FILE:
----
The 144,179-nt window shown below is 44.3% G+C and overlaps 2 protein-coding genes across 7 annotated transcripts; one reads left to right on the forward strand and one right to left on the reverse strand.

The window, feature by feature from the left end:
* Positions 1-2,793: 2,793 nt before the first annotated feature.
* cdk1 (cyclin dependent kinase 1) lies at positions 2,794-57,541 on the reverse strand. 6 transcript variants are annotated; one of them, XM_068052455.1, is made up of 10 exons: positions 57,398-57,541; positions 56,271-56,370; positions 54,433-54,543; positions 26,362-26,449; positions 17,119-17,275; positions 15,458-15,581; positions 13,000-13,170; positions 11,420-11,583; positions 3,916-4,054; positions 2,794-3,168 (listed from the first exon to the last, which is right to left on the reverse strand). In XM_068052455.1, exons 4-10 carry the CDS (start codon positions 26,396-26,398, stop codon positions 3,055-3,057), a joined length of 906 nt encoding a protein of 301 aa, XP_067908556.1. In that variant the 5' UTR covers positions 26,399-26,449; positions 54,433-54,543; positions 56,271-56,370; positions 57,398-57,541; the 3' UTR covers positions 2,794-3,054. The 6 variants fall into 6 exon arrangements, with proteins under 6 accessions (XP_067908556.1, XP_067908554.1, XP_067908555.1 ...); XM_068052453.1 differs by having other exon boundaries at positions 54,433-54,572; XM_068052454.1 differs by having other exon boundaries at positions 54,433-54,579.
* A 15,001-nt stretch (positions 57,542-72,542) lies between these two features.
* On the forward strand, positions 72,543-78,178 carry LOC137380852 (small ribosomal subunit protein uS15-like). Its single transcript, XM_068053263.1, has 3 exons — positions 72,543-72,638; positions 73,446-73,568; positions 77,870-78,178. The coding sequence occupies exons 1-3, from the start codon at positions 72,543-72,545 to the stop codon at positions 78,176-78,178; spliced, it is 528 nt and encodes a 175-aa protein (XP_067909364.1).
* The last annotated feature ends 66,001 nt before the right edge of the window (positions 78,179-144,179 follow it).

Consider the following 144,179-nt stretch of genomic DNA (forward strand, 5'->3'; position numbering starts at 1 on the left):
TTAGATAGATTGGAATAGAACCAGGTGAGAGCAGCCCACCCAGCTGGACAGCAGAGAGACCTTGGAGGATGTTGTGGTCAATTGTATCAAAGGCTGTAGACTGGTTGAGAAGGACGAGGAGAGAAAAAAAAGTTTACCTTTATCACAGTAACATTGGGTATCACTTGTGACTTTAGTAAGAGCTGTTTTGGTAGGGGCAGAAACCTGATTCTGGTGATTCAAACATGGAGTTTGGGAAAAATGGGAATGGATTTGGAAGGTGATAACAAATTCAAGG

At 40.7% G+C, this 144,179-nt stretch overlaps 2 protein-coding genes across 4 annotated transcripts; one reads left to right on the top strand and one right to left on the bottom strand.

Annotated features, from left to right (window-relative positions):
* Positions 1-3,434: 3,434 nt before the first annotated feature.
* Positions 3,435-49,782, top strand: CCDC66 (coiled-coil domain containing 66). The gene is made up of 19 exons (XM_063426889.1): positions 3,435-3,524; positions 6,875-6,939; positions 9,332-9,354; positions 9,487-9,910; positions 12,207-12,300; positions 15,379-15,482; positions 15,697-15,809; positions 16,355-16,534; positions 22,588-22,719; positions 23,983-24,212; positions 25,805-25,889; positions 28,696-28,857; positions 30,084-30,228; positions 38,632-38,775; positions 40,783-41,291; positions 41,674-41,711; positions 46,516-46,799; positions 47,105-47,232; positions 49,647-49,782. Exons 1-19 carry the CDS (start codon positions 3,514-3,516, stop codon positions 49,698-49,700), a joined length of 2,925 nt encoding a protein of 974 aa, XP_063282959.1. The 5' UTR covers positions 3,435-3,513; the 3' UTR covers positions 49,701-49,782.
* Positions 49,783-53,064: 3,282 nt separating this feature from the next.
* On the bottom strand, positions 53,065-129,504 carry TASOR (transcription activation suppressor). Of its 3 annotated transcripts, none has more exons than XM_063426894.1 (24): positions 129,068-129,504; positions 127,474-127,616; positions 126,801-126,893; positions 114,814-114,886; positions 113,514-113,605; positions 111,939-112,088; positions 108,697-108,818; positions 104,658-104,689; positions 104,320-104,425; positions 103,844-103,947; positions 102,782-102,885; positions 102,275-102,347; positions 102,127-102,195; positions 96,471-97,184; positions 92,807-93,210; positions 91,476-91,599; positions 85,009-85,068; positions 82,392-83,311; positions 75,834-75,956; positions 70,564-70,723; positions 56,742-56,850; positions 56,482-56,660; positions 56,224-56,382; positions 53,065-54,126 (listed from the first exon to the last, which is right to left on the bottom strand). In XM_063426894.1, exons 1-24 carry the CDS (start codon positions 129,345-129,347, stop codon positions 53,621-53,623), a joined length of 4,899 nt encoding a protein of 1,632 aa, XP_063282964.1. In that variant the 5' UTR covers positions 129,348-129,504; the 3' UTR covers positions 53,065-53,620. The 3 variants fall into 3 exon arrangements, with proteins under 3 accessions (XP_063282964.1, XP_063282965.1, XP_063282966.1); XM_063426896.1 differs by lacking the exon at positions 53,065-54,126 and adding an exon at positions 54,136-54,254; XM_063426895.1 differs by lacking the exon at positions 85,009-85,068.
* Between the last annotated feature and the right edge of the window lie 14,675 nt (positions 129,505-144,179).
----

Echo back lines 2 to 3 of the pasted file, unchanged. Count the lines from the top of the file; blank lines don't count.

The window, feature by feature from the left end:
* Positions 1-2,793: 2,793 nt before the first annotated feature.